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|Category:||Landscape and Travel|
Moonlight Photography - Here are some amazing examples of moonlight photography and an insight into how they were taken.
- Canon 5D MK III
- Canon 17mm TS-E Lens
- Canon 24mm TS-E II Lens
- Head Torch
Photos And Technique:
After a localised start at Saddle Tor the walking got more adventurous and I headed west along the Princetown road to get to Windy Post, and then back to Haytor which ended the shoot with a colourful sunrise, albeit somewhat localised in the sky area.
This first shot, taken at ISO3200, f/5.6 has a huge amount of depth of field thanks to the 17mm TS-E Lens. Literally everything but the very bottom is in sharp focus to infinity.
This shot was taken with the 24mm TS-E II Lens with ISO1600 for 30 seconds at f/5.6. The lens was tilted very slightly (around 1/2deg) to get a little extra foreground sharpness although once again it's losing it a little, but it's barely noticeable. I used a torch to add light to the falls for around 5 seconds then I ran off to the right to light paint the cross.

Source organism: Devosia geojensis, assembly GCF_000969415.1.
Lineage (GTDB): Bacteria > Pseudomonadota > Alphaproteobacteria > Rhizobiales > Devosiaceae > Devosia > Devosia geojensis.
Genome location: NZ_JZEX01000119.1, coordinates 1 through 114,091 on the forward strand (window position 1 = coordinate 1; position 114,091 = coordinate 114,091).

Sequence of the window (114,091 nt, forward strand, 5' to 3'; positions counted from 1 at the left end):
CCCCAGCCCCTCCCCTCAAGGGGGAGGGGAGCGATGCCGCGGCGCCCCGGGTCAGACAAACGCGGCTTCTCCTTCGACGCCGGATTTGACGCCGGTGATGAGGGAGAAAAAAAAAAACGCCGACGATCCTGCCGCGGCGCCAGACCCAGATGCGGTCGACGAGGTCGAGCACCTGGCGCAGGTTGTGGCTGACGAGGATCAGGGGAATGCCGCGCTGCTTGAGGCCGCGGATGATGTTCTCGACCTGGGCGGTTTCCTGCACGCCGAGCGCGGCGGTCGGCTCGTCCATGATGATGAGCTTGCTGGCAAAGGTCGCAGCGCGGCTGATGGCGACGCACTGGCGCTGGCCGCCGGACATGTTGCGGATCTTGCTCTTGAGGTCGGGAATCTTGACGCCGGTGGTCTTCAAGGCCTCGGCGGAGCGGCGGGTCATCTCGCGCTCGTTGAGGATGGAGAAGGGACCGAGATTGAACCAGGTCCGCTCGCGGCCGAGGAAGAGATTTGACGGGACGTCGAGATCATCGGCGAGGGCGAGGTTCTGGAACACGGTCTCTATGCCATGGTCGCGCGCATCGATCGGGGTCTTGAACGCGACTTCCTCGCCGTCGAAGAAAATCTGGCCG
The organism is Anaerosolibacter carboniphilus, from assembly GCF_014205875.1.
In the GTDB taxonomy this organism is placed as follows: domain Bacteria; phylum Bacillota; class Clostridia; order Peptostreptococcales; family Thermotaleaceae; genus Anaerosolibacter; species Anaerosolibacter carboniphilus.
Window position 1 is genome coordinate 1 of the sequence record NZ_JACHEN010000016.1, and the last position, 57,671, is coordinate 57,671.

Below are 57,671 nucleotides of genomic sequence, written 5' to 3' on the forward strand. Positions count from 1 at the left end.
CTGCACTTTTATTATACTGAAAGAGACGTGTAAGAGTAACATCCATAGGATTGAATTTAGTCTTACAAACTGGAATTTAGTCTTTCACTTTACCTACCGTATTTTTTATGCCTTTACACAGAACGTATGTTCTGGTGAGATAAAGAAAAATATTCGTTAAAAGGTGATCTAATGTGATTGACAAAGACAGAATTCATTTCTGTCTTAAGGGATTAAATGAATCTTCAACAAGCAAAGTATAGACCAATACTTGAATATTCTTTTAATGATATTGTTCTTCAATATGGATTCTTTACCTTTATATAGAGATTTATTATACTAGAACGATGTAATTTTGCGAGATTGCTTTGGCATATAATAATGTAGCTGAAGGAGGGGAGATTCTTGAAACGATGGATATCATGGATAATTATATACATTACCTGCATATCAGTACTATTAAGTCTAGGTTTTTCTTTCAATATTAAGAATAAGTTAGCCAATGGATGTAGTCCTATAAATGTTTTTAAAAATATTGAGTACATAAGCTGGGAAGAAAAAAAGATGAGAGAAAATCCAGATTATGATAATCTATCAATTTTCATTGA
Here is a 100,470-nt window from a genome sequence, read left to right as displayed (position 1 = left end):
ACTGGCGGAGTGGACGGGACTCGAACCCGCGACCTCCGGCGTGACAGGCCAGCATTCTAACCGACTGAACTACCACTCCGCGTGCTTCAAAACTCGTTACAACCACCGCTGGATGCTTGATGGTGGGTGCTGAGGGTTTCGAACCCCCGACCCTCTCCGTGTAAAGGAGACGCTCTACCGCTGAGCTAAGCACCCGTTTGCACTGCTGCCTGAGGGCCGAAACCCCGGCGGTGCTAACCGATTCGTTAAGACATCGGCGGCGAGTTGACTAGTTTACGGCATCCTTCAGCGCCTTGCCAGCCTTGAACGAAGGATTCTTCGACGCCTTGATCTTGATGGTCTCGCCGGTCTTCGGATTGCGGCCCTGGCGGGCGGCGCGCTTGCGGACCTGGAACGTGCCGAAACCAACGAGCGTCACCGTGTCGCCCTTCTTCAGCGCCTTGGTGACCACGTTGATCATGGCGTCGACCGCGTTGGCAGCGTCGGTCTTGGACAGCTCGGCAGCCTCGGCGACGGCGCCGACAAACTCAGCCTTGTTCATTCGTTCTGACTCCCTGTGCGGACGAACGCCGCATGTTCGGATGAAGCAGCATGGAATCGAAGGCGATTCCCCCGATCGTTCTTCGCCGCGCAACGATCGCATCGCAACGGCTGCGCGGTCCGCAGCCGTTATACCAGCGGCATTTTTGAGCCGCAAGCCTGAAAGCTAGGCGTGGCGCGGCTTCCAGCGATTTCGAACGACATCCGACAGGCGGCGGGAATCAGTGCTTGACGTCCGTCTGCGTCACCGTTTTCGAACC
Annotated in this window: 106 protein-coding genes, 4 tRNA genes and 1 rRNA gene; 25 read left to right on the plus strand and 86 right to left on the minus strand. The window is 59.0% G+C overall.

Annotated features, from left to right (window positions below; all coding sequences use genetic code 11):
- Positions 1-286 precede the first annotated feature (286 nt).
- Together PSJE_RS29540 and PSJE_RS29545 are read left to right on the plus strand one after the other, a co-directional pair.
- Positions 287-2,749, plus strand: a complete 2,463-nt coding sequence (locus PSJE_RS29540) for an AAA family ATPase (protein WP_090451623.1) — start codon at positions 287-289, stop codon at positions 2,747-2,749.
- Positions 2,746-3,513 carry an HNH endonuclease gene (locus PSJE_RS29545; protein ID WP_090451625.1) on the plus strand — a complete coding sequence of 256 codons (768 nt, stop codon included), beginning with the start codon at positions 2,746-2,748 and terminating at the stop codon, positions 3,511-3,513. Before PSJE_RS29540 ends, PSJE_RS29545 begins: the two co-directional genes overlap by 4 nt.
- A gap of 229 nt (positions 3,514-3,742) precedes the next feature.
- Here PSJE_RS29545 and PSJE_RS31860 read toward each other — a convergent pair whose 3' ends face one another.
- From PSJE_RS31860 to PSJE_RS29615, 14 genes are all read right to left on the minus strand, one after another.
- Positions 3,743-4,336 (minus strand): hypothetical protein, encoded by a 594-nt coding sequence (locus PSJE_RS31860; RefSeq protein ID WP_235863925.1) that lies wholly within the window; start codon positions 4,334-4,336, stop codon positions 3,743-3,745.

A huge moon halo was in the sky for around three hours on and off, which kept me busy. This is a combination of two images taken with the 17mm TS-E Lens. I didn't move the camera between shots and both exposures were 2 seconds long.
For the shot of the halo the lens was set at infinity with an aperture of f/5.6 and an ISO of 1600. The focal plane was then repositioned to capture a sharp shot of the cross. It was shot as a silhouette so I could create a mask in Photoshop and I used my torch to light paint the left side for 5 seconds and the right for 10.
Finally the last shot is made from three images combined in Photoshop to get the blend and colours right. I was so exhausted anything was a bonus, but I really wasn’t expecting to get so much colour. I was essentially in the wrong place, but it's worked out well in the end. It was all shot at ISO100, making super-smooth files.
Visit David Clapp's website: www.davidclapp.co.uk
Other Useful Tips:
- Moonlight can be rather 'hard' and if you find yourself shooting at full moon light levels can be higher than expected.
- On a clear night, moonlight is strong enough to cast shadows and it is definitely worth having a go shooting scenes with it.
- Focusing can be challenge because it is so dark so take along a powerful torch to light up the subject to help you focus, whether you are focusing manually or using the autofocus system.
- If you are photographing just the moon you'll need a long lens and you'll need to meter manually. This is because the camera sees is a blanket of blackness the moon can end up looking like bright light bulb shining out of the sky. More moon tips can be found here.
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